Massive fish death is planned for the Chicago Sanitary and Ship Canal, historically known as the Chicago Drainage Canal, in northern United States.

Starting early next month, authorities will inject the powerful fish poison Rotenone into a five-mile stretch of the canal; from Lockport Locks to the electronic barrier system near 135th Street in Romeoville. The government wants to stop Asian carps from entering the Great Lakes while one of the electronic barriers is shut down for routine maintenance.

Completed in the year 1900, the canal is the only shipping link between the Great Lakes and the Mississippi River system, and the aim of the mass killings is to save the Great Lakes ecosystem from the Asian invaders that have found their way into the manmade waterway.

Two species of Asian carp – the bighead* and the silver** – were imported by catfish farmers in the 1970′s to remove algae and suspended matter from the catfish ponds. During the early 1990s, large floods in the area made farm ponds overflow, giving the carps a chance to escape into the Mississippi River basin.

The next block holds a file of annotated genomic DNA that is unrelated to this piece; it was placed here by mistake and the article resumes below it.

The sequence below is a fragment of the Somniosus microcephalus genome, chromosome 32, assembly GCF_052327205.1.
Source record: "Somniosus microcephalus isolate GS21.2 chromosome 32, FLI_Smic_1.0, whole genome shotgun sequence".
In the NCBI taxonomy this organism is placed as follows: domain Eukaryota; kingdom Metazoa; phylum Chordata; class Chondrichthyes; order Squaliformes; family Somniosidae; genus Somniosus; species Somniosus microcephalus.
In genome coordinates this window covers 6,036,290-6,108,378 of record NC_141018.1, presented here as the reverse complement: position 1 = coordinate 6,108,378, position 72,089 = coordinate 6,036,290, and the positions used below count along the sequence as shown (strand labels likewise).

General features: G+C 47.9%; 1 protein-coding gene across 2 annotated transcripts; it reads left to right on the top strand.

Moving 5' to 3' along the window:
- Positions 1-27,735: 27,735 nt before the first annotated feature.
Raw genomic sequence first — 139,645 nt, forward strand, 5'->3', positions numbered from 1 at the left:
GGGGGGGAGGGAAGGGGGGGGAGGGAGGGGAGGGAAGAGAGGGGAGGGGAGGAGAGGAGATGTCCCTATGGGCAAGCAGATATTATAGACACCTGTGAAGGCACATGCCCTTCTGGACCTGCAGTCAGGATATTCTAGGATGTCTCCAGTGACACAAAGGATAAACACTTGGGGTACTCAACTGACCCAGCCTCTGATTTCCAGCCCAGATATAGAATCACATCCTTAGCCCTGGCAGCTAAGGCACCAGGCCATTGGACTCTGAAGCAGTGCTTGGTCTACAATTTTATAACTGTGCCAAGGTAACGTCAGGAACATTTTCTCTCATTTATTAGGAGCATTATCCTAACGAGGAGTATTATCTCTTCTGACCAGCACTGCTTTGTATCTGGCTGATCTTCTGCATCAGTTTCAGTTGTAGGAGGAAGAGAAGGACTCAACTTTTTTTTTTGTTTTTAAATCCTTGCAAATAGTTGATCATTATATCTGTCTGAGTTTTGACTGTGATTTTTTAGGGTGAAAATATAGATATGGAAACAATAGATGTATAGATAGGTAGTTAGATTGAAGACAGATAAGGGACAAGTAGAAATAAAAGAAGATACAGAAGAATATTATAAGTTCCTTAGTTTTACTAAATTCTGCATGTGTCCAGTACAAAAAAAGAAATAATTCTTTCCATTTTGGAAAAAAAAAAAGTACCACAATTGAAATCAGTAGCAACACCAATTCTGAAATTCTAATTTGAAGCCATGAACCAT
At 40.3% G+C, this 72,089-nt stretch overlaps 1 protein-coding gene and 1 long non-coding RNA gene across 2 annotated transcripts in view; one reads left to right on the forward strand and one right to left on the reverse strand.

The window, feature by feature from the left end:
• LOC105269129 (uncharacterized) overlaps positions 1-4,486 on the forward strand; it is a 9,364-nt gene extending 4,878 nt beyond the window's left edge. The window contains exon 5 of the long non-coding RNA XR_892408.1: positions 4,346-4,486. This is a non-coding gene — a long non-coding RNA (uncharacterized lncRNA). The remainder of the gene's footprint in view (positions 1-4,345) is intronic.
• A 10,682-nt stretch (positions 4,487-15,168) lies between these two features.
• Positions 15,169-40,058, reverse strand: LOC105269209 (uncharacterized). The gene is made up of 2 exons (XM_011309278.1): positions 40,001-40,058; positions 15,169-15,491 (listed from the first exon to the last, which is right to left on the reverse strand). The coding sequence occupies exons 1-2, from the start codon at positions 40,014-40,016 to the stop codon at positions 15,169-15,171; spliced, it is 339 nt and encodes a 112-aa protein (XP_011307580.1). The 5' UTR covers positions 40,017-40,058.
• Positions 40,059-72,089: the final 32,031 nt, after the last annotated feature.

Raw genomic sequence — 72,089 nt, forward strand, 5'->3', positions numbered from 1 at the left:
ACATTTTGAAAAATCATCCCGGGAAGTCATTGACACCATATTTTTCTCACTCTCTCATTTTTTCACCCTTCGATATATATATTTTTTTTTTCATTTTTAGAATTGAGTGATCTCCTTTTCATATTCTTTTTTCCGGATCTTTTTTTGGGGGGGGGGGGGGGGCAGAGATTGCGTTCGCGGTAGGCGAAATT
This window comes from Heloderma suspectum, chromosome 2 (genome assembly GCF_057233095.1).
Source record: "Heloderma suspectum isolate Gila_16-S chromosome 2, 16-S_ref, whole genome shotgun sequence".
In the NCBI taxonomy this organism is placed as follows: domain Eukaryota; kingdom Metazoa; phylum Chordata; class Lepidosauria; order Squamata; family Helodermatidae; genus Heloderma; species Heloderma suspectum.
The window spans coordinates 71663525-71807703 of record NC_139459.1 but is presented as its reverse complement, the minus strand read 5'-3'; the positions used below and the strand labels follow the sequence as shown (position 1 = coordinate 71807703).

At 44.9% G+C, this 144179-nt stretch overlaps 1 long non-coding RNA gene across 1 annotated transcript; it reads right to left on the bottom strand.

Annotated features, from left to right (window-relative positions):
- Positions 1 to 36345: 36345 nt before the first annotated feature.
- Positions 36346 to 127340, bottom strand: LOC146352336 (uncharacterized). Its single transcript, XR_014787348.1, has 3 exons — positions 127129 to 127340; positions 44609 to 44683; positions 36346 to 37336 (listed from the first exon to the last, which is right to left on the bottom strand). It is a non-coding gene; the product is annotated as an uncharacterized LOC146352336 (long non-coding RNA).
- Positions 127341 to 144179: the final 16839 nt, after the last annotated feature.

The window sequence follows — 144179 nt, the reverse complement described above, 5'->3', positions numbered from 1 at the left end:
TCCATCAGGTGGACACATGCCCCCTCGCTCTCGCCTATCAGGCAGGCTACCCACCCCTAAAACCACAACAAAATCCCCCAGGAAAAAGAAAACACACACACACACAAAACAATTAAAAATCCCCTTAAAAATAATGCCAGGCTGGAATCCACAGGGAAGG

Since then, the carps have steadily made their way up the Mississippi river and are today the two most abundant species in parts of the system. They outcompete native species and cause starvation in large native game fish by devouring such large amounts of plankton.

Introducing rotenone to the canal will kill all fish, not just the Asian carps, and this has naturally stirred up some controversy. The poison is said to be safe to people, pets and other wildlife in the area, but no one should eat any fish killed by the chemical.

The plans to poison the canal were announced during a special telephone press conference Friday afternoon with members of the Illinois Department of Natural Resources, the U.S. Army Corps of Engineers, the U.S. Coast Guard and the United States Environmental Protection Agency.

This plan has been developed with input from many biologists and scientists who all agree this is the best course of action,” said John Rogner, assistant director of the IDNR. “All of the (dead) fish will be removed and disposed of in our landfills. The clean up will take a couple of days and the cold water should remove any odours.”

Electro-fishing techniques will be used to remove and relocate as much game fish as possible from the canal prior to the release of the poison, and there are also plans to restock game fish in the area afterwards, as soon as chemical accelerants have been applied to remove the rotenone from the water.

* Bighead carp (Hypophthalmichthys nobilis)
** Silver carp (Hypophthalmichthys molitrix)